Remarks on Music and Listening

What follows are interview extracts broadcast as part of the BBC Radio 3 series, Sounding the Century, and reprinted in Settling the Score:  Journey Through the Music of the Twentieth Century, ed. Michael Oliver (London: Faber and Faber, 1999), pp. 308, 313, 314-15, 318-19.


The Walkman is commonly abused because it seems to subtract people from social life. Actually the experience of the Walkman, the intoxication of the Walkman, comes from the fact that the user is not withdrawn from the scene they're walking through, or the tube train they're sitting in. The Walkman-user is often creating a kind of chance collage between the sounds that are filtering through and are partly contingent and the organized sound that they're hearing. There is a sense, therefore, of the recorded sound, which is fixed and complete and perfect, being deliberately exposed to the chance of what might happen. In the Walkman we have a perfectly ordinary and very casual coming together of the impulse to wards absolute technical perfection that we find in CD technology, in which what we hear has never really taken place in any here and now - it's a purely artificial sound - and the aesthetics of John Cage, who wanted music to be an exposure to the here and now, to the chances of what happens to happen; there is a great hunger for that contingency. We've become much better at making swift links and snatching at continuities than living with growing organic wholeness, but we've also become much better as listeners at tolerating openness and chance, and at living in a world of multiple stimuli.


There were pockets of the popular in which a certain kind of work of inquiry was done on behalf of serious music. Jazz has always performed that function, as the place where classically trained musicians went off and made discoveries in their lunch hours or in the evenings, and certain areas of rock music have also performed that function, so there will seem to be much more complicated links than we ever imagined there would be when we look back over the century. Certainly jazz, certainly some areas of rock music, some areas of improvisational  music, and of course, most particularly in the last twenty or thirty years of the century, the influx of non-Western musics.

A concert composer like Toru Takemitsu has been very influential, for example in his film scores, by the Japanese fascination with noise. Rock bands in Japan have had an abiding fascination with noise really for the last decade or so. It's as though these musicians have wanted to find, first of all, unsuspected passion and intensity and beauty in noise and, as it were, to encounter a kind of painfulness which music traditionally has had nothing to do with. Music has had to do with difficulty surmounted, and I think there's been an exposure to the sheer difficulty of absorbing what is painful in sound. The best example of a contemporary British musician working at this kind of interface and also crossing between concert music, tape music and the electro-acoustic tradition is John Wall, in works like his CD Fraktuur, where there's a folded spectrum of sounds running from the grinding of scratched vinyl all the way through to the sweetest combinations of sounds characteristic of the string quarter, and he creates a continuum, a vast sound palette, moving from one end to the other.


What arrived at the beginning of this century was recorded music. It began as a way of controlling, in a sense maintaining, music in its place. In its audiences and modes of distribution recording has been largely a conservative force over this century. The phonographic revolution foreseen by Edison never took place because phonography became gramophony: it became the distribution of already recorded sounds (and has still not recovered). But as recording itself has become so much easier and recording technologies so much cheaper, the phonographic revolution is now again taking hold. This means that music is not being produced in a number of defined and authoritative centres, and radiating out from them, but is being produced in lots of different places for lots od different occasions, and this means that the syntaxes of relationship between music and other social forms and activities are becoming much more diffuse. Music is not any more taking place on the occasions and in the reserved places where it has customarily taken place. Music is everywhere in contemporary mass culture, but the meanings of music are now under active and experimental investigation.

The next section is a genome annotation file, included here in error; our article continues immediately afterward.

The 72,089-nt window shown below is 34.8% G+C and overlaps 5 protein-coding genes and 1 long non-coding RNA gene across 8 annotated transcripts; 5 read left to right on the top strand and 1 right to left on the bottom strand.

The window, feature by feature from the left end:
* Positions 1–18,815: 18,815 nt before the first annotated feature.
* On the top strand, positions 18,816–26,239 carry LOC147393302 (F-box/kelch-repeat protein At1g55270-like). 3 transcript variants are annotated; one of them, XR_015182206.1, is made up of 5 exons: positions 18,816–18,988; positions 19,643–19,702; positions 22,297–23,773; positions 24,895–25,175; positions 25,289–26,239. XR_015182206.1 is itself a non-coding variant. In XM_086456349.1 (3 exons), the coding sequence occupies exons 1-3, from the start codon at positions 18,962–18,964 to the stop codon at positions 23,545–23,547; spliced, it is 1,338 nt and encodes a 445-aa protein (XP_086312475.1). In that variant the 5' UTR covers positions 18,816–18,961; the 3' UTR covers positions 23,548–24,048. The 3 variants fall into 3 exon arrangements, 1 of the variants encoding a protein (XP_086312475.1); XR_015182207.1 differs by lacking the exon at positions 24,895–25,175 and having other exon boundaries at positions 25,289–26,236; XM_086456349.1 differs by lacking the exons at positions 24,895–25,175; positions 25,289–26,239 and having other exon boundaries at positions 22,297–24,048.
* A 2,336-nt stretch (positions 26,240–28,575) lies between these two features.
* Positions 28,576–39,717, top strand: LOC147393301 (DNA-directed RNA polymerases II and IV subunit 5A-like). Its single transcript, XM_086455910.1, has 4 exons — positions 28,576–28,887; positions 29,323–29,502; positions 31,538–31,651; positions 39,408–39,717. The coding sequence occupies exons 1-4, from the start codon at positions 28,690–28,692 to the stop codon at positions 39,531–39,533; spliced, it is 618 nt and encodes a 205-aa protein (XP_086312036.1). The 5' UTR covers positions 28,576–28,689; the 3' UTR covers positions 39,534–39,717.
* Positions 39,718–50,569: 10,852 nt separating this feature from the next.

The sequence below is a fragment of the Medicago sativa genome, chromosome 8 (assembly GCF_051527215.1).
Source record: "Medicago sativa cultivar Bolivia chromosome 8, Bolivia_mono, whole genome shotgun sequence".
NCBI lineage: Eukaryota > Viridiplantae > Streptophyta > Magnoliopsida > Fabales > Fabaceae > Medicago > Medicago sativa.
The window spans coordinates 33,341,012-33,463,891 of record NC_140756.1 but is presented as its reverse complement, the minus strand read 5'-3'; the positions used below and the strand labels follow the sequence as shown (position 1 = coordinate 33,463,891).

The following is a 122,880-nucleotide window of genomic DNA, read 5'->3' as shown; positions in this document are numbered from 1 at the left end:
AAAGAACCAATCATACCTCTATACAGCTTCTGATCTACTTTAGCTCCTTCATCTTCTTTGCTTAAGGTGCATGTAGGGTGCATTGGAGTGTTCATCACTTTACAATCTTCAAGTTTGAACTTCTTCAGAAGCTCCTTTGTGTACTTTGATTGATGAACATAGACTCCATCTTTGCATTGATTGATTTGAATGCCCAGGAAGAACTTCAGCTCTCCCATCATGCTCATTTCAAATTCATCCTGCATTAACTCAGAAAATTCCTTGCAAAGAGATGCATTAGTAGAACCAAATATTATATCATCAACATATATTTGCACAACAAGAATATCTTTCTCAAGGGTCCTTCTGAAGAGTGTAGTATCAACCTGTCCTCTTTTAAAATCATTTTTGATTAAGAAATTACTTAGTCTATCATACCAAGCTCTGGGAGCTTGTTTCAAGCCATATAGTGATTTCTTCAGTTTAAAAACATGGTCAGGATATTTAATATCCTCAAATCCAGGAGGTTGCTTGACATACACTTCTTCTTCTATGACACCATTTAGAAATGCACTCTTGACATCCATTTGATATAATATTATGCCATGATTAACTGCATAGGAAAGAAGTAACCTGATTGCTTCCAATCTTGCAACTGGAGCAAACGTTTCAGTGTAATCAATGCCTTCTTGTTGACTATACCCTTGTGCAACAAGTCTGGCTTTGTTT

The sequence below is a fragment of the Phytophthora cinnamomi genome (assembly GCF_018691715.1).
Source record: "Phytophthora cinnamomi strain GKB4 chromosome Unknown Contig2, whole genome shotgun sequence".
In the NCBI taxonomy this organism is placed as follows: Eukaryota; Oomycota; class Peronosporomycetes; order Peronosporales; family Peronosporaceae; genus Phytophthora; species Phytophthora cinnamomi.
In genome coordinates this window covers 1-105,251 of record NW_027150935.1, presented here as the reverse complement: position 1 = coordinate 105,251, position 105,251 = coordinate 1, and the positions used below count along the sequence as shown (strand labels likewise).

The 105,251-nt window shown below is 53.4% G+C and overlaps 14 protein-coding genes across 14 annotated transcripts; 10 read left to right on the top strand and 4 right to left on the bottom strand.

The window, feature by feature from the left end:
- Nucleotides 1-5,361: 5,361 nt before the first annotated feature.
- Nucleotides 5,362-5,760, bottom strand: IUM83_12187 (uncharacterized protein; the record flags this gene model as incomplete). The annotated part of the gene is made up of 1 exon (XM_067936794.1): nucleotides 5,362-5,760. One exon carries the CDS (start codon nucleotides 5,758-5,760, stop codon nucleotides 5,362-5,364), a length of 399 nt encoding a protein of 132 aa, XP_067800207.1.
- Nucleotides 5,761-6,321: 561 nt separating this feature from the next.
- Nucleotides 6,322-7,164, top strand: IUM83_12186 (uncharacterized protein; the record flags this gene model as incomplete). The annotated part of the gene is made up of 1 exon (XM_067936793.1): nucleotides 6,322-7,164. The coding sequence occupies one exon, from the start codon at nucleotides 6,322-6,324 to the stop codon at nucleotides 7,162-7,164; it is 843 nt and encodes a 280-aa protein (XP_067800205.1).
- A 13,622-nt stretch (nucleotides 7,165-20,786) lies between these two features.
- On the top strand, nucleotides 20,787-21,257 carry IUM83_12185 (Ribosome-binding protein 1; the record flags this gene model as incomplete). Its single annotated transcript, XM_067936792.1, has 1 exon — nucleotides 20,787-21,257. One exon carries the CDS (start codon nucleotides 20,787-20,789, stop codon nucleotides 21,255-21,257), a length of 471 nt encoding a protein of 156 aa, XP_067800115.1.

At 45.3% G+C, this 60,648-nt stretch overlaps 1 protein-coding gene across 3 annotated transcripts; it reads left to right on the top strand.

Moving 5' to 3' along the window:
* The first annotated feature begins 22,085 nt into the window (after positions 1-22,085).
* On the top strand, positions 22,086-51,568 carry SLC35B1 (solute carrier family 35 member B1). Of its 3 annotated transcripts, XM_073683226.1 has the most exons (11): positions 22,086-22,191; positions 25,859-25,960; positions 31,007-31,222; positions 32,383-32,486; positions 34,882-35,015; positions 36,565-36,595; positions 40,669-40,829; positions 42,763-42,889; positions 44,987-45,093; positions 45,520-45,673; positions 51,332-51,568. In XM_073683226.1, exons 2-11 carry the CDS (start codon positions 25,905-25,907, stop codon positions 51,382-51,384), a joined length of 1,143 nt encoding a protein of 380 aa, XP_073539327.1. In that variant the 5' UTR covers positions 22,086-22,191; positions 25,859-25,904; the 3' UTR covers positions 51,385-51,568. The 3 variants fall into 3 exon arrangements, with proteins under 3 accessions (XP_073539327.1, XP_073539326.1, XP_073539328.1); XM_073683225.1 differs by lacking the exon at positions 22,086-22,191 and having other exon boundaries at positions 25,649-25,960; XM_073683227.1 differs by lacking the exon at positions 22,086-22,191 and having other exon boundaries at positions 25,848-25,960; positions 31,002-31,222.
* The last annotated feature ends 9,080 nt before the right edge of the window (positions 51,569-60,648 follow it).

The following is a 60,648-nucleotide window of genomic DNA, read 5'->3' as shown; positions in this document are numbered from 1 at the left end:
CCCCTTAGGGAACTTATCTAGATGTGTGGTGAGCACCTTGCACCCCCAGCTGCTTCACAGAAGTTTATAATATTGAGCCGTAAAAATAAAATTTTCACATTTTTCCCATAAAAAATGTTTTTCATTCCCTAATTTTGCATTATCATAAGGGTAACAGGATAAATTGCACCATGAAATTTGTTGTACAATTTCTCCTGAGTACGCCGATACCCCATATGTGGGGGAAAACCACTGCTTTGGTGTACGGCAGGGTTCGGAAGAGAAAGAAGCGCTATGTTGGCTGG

Take the interest of composers like John Zorn in this new genre, the imaginary film score, for example, his Spillane, which seems to tell some wonderful disjointed story - a film noir without any story and without any film. And there are other composers working along these lines; Roger Doyle is another example. So music, which has throughout this century known its place, is starting not to know its place. Music, which has settled into particular kinds of locations and occasions (notably, of course, when we're talking about serious or classical music, the concert hall), has begun to migrate to other places. Music has always been a matter of convergence of techniques and materials and persons; music has always come to a point, but now it is undergoing a massive dispersal. It is appearing in different contexts, performing different functions, and this is fundamentally changing the character of music. Music has hitherto been thought of as an art defined on its own terms, an art with its own rules, and thus the very epitome of aesthetic autonomy (literally 'giving itself the law'). The definition of music as the highest form of art because it doesn't refer to the world and refers only to itself is breaking down.

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